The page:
Clearly Inspired Words from a Hardened Sailor…
6th Sunday of Easter, Cycle A

In or about the year 64 A.D., Simon Peter, the first among the Apostles and soon to die the death of a martyr, was addressing gentile converts who lived in small, scattered communities throughout Asia Minor.

If anyone had the right to advise Christian people how best to act in the face of religious persecution, it was Peter, but the advice he gives is applicable to other situations as well.

He tells them to reverence the Lord Jesus in their hearts and to be always ready to attest to that Divine presence. He wants them to be able to say candidly, "I have hope precisely because I am loved and redeemed by Jesus Christ."


Christian preachers put great emphasis on the virtue of charity. Jesus told us that love of one another must be the principal characteristic of any Christian community but by his own example he demonstrated that courtesy and respect are inseparable from authentic love.

In fact, it is at this level that universal love of neighbour becomes practical and realistic. Anything else is a philosophical pipe dream.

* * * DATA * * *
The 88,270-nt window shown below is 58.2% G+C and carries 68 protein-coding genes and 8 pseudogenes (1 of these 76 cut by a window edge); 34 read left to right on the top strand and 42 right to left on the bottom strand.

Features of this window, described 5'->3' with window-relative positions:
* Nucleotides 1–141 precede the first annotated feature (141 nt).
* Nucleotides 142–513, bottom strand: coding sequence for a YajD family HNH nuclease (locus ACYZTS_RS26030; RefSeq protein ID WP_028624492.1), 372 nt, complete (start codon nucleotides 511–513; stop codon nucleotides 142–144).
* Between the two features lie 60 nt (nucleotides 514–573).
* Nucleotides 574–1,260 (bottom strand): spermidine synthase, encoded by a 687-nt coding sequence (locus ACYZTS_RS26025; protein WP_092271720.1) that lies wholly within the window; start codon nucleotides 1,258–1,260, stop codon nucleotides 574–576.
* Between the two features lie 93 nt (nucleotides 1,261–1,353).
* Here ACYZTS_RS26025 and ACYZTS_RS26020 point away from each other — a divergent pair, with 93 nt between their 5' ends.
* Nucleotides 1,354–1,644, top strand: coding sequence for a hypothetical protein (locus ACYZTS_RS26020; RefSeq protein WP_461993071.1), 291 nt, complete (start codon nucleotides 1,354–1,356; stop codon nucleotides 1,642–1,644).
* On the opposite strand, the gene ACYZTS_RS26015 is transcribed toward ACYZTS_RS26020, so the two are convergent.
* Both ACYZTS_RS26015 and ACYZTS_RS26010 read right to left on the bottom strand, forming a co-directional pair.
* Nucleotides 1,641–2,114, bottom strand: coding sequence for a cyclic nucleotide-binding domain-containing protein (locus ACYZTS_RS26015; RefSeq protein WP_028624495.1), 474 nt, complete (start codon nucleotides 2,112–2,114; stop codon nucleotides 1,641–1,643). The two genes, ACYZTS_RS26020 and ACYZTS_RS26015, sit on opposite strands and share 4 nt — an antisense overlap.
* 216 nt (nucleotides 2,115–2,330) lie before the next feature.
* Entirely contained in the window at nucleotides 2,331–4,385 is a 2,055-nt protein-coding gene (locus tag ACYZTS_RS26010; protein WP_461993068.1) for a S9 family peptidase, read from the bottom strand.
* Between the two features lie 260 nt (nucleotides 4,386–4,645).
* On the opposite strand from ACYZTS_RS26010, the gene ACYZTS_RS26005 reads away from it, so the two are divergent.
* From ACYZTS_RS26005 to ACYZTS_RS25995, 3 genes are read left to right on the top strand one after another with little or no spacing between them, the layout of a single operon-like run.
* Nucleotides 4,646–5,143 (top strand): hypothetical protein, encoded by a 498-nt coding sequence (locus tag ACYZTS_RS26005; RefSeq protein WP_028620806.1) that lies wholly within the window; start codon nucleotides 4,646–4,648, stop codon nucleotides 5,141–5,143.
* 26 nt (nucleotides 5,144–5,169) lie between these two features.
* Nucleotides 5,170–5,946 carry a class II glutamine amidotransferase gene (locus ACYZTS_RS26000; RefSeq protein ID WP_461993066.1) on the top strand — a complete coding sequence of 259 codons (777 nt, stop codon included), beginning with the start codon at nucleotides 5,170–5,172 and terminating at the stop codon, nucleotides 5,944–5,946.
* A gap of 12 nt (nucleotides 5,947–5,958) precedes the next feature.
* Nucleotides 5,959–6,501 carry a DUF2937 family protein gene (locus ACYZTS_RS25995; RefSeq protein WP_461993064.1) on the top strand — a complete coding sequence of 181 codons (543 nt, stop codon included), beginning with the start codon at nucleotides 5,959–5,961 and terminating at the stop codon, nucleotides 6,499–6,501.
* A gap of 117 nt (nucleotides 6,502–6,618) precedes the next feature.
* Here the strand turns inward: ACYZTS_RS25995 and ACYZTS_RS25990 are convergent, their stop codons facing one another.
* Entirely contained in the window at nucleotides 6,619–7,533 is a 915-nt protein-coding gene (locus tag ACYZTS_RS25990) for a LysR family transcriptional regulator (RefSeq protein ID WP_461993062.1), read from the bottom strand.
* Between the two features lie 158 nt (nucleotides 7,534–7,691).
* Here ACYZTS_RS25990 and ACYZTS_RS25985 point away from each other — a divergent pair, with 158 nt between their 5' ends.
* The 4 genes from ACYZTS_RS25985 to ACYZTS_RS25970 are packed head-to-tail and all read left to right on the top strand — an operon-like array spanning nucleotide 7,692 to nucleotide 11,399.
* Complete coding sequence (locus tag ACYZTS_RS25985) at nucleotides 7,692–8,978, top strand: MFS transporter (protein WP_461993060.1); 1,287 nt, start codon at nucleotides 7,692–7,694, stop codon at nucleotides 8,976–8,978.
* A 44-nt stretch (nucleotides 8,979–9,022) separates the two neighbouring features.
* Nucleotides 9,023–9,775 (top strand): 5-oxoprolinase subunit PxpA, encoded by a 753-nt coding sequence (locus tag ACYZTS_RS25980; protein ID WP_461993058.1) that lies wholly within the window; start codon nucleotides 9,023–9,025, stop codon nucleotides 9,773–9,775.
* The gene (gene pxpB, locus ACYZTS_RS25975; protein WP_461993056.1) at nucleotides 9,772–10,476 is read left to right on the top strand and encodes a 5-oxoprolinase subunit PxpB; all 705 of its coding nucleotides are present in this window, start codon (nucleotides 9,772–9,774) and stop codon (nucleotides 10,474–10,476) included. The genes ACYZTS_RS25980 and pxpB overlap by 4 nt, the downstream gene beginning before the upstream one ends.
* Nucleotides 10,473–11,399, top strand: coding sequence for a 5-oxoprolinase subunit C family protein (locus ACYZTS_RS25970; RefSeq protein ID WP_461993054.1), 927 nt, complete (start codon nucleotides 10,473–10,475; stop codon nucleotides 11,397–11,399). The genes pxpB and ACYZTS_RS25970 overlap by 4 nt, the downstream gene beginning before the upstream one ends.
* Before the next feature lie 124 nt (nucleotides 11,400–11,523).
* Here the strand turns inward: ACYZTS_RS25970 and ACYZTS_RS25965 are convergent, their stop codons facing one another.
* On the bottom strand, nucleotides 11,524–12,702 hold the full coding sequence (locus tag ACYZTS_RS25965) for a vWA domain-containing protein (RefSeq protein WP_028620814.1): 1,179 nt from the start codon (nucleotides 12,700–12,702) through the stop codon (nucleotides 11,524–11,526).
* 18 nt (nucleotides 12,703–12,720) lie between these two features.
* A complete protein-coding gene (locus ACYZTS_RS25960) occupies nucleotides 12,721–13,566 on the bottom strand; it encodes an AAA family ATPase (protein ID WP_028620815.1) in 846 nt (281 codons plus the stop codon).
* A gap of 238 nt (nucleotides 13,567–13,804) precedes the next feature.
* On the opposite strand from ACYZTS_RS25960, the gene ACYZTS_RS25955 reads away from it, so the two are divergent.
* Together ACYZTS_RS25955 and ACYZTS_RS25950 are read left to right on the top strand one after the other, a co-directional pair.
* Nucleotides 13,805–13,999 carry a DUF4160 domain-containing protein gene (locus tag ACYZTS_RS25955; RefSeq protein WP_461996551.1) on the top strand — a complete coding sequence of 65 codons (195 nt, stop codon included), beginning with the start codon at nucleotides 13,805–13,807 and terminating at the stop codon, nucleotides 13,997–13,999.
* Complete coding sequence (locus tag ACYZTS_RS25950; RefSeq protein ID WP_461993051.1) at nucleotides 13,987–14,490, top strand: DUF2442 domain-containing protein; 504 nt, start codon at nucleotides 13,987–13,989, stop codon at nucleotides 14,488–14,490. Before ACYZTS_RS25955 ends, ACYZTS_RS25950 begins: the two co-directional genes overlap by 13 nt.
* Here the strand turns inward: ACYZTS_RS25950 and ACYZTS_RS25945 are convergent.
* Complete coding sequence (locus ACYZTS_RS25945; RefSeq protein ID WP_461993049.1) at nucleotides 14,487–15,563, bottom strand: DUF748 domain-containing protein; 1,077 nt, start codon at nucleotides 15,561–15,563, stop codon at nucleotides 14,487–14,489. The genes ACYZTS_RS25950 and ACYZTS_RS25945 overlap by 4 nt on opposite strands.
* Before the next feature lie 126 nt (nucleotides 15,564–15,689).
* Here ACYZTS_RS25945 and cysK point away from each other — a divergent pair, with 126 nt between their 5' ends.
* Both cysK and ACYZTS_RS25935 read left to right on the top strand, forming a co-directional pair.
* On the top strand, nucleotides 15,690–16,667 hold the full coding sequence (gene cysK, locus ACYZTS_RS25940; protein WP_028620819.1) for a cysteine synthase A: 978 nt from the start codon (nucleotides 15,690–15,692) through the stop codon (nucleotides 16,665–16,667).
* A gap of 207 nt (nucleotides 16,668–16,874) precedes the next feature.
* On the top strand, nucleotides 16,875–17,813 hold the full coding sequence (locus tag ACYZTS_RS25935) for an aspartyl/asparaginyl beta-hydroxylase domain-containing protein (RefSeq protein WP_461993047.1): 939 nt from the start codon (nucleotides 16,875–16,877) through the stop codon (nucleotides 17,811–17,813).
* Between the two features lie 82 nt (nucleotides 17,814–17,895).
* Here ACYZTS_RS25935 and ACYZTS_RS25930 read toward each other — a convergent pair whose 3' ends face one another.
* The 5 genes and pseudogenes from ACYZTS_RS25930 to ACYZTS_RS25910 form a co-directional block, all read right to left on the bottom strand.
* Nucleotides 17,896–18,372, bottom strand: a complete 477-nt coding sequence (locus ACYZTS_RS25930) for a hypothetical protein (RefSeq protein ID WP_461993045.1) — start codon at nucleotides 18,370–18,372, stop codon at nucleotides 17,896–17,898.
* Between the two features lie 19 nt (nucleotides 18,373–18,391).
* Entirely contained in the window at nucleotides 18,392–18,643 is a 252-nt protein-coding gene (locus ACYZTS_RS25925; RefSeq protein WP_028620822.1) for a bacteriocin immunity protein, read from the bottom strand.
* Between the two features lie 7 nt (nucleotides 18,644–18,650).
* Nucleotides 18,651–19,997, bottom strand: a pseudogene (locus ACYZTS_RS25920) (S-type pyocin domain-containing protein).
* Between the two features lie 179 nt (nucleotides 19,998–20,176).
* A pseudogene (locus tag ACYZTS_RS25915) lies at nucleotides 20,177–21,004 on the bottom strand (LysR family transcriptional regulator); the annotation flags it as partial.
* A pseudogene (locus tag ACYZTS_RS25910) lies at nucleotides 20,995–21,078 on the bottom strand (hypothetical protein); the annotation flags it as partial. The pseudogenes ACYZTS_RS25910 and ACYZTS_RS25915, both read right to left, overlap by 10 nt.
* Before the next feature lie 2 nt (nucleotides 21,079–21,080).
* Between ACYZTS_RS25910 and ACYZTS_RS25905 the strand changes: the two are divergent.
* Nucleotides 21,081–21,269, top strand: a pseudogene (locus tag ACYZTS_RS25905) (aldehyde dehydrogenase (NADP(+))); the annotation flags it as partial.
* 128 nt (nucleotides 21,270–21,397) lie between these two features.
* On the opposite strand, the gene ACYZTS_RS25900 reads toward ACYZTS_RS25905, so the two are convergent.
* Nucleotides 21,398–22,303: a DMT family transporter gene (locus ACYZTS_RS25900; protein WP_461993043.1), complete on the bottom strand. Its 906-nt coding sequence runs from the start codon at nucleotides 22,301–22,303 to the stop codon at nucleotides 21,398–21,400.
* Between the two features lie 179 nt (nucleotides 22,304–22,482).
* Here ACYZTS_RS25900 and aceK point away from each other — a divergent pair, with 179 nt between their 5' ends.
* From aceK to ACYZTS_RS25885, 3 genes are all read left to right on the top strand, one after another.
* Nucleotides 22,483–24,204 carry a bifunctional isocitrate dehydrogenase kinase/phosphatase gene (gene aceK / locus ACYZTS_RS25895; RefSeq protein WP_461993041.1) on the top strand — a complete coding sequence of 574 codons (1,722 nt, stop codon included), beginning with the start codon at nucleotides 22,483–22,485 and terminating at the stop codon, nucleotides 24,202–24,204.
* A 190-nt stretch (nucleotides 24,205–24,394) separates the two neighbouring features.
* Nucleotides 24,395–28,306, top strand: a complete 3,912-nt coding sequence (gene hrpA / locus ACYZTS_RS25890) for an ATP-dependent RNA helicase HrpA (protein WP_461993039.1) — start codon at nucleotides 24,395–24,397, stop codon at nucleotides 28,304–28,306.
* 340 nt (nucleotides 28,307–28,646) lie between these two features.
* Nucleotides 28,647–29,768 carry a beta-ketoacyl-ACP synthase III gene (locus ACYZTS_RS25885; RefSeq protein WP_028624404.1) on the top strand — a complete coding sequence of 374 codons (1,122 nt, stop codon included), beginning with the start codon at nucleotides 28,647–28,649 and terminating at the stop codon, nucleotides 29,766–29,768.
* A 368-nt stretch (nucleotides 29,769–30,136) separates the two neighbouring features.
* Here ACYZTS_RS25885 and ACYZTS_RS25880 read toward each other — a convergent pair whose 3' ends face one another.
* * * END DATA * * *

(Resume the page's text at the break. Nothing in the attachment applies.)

Make your own personal application by asking yourself this question: Are my relationships, intimate or otherwise, characterized by courtesy and respect...or do these values come into play only when I am trying to influence someone?

How many of us are on our best behaviour with customers, clients or employers, but habitually curt and insensitive within the context of family or with people we like to consider inferior?

Young people might well ask themselves if they are as polite, not "formal" mind you, but polite and considerate toward their own parents as they are toward the parents of their friends.

And how about courtesy and respect on the roads and in stores?

Where courtesy and respect are absent, so too is love. And so therefore is Christ. That brings the fundamental Christian ethic down to where it is relevant to each of us.

Authentic love as demanded by Jesus of his followers is a day to day expression. It is not easy, and its most obvious characteristics are courtesy and respect.

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